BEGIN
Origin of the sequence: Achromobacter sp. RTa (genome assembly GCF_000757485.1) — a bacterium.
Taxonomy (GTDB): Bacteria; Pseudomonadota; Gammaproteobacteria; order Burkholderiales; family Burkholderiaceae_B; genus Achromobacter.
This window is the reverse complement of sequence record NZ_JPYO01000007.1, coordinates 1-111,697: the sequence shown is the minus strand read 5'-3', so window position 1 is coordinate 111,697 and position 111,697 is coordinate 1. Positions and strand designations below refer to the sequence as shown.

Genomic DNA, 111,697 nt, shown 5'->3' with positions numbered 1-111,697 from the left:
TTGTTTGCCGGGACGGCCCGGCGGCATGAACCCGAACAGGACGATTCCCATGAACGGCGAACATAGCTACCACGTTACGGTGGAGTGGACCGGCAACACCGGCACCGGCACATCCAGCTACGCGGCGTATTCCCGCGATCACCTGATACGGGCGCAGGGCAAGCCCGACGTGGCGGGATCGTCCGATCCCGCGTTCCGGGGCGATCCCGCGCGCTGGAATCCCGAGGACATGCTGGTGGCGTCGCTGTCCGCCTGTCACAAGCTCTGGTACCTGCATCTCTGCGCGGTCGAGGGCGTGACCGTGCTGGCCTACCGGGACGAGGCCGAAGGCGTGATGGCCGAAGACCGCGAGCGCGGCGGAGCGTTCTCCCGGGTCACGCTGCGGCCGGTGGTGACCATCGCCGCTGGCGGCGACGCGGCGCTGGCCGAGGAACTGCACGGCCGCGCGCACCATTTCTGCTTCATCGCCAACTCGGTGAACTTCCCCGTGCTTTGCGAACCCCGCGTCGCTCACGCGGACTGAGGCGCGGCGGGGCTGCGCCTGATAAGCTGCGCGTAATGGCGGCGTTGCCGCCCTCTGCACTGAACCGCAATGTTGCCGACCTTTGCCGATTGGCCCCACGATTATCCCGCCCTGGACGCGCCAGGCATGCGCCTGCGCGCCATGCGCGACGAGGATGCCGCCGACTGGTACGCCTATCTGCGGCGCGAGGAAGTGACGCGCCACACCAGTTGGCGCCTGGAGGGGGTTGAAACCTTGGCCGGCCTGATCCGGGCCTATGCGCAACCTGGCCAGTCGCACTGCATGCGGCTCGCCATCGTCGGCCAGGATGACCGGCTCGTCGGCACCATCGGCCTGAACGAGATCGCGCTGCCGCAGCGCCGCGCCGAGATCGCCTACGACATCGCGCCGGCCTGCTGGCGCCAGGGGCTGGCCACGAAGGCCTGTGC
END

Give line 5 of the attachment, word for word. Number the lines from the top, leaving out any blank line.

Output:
TTGTTTGCCGGGACGGCCCGGCGGCATGAACCCGAACAGGACGATTCCCATGAACGGCGAACATAGCTACCACGTTACGGTGGAGTGGACCGGCAACACCGGCACCGGCACATCCAGCTACGCGGCGTATTCCCGCGATCACCTGATACGGGCGCAGGGCAAGCCCGACGTGGCGGGATCGTCCGATCCCGCGTTCCGGGGCGATCCCGCGCGCTGGAATCCCGAGGACATGCTGGTGGCGTCGCTGTCCGCCTGTCACAAGCTCTGGTACCTGCATCTCTGCGCGGTCGAGGGCGTGACCGTGCTGGCCTACCGGGACGAGGCCGAAGGCGTGATGGCCGAAGACCGCGAGCGCGGCGGAGCGTTCTCCCGGGTCACGCTGCGGCCGGTGGTGACCATCGCCGCTGGCGGCGACGCGGCGCTGGCCGAGGAACTGCACGGCCGCGCGCACCATTTCTGCTTCATCGCCAACTCGGTGAACTTCCCCGTGCTTTGCGAACCCCGCGTCGCTCACGCGGACTGAGGCGCGGCGGGGCTGCGCCTGATAAGCTGCGCGTAATGGCGGCGTTGCCGCCCTCTGCACTGAACCGCAATGTTGCCGACCTTTGCCGATTGGCCCCACGATTATCCCGCCCTGGACGCGCCAGGCATGCGCCTGCGCGCCATGCGCGACGAGGATGCCGCCGACTGGTACGCCTATCTGCGGCGCGAGGAAGTGACGCGCCACACCAGTTGGCGCCTGGAGGGGGTTGAAACCTTGGCCGGCCTGATCCGGGCCTATGCGCAACCTGGCCAGTCGCACTGCATGCGGCTCGCCATCGTCGGCCAGGATGACCGGCTCGTCGGCACCATCGGCCTGAACGAGATCGCGCTGCCGCAGCGCCGCGCCGAGATCGCCTACGACATCGCGCCGGCCTGCTGGCGCCAGGGGCTGGCCACGAAGGCCTGTGC